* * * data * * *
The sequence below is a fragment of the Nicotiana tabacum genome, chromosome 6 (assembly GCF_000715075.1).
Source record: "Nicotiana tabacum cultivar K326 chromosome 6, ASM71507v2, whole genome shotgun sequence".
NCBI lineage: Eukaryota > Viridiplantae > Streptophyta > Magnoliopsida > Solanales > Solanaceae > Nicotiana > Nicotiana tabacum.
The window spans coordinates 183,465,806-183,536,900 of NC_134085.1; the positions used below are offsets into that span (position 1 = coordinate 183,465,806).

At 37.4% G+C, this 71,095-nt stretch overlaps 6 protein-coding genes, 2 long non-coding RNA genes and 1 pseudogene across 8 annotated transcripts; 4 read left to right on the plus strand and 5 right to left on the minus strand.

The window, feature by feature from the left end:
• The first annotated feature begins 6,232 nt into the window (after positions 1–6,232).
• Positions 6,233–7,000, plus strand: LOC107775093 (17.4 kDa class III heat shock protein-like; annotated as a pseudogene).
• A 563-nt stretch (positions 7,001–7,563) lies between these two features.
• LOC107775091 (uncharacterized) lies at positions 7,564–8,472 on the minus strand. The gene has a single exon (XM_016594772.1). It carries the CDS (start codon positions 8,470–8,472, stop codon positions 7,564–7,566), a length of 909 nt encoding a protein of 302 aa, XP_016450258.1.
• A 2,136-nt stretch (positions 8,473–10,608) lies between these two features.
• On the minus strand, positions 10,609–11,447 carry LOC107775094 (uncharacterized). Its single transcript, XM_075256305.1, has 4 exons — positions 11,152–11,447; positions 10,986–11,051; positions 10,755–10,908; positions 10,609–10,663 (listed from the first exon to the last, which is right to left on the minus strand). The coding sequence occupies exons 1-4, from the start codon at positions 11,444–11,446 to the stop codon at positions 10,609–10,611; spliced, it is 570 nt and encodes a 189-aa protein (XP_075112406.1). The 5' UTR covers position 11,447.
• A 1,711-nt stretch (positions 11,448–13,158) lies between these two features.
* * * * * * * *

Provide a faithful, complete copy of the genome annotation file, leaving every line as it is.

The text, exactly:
The sequence below is a fragment of the Nicotiana tabacum genome, chromosome 6 (assembly GCF_000715075.1).
Source record: "Nicotiana tabacum cultivar K326 chromosome 6, ASM71507v2, whole genome shotgun sequence".
NCBI lineage: Eukaryota > Viridiplantae > Streptophyta > Magnoliopsida > Solanales > Solanaceae > Nicotiana > Nicotiana tabacum.
The window spans coordinates 183,465,806-183,536,900 of NC_134085.1; the positions used below are offsets into that span (position 1 = coordinate 183,465,806).

At 37.4% G+C, this 71,095-nt stretch overlaps 6 protein-coding genes, 2 long non-coding RNA genes and 1 pseudogene across 8 annotated transcripts; 4 read left to right on the plus strand and 5 right to left on the minus strand.

The window, feature by feature from the left end:
• The first annotated feature begins 6,232 nt into the window (after positions 1–6,232).
• Positions 6,233–7,000, plus strand: LOC107775093 (17.4 kDa class III heat shock protein-like; annotated as a pseudogene).
• A 563-nt stretch (positions 7,001–7,563) lies between these two features.
• LOC107775091 (uncharacterized) lies at positions 7,564–8,472 on the minus strand. The gene has a single exon (XM_016594772.1). It carries the CDS (start codon positions 8,470–8,472, stop codon positions 7,564–7,566), a length of 909 nt encoding a protein of 302 aa, XP_016450258.1.
• A 2,136-nt stretch (positions 8,473–10,608) lies between these two features.
• On the minus strand, positions 10,609–11,447 carry LOC107775094 (uncharacterized). Its single transcript, XM_075256305.1, has 4 exons — positions 11,152–11,447; positions 10,986–11,051; positions 10,755–10,908; positions 10,609–10,663 (listed from the first exon to the last, which is right to left on the minus strand). The coding sequence occupies exons 1-4, from the start codon at positions 11,444–11,446 to the stop codon at positions 10,609–10,611; spliced, it is 570 nt and encodes a 189-aa protein (XP_075112406.1). The 5' UTR covers position 11,447.
• A 1,711-nt stretch (positions 11,448–13,158) lies between these two features.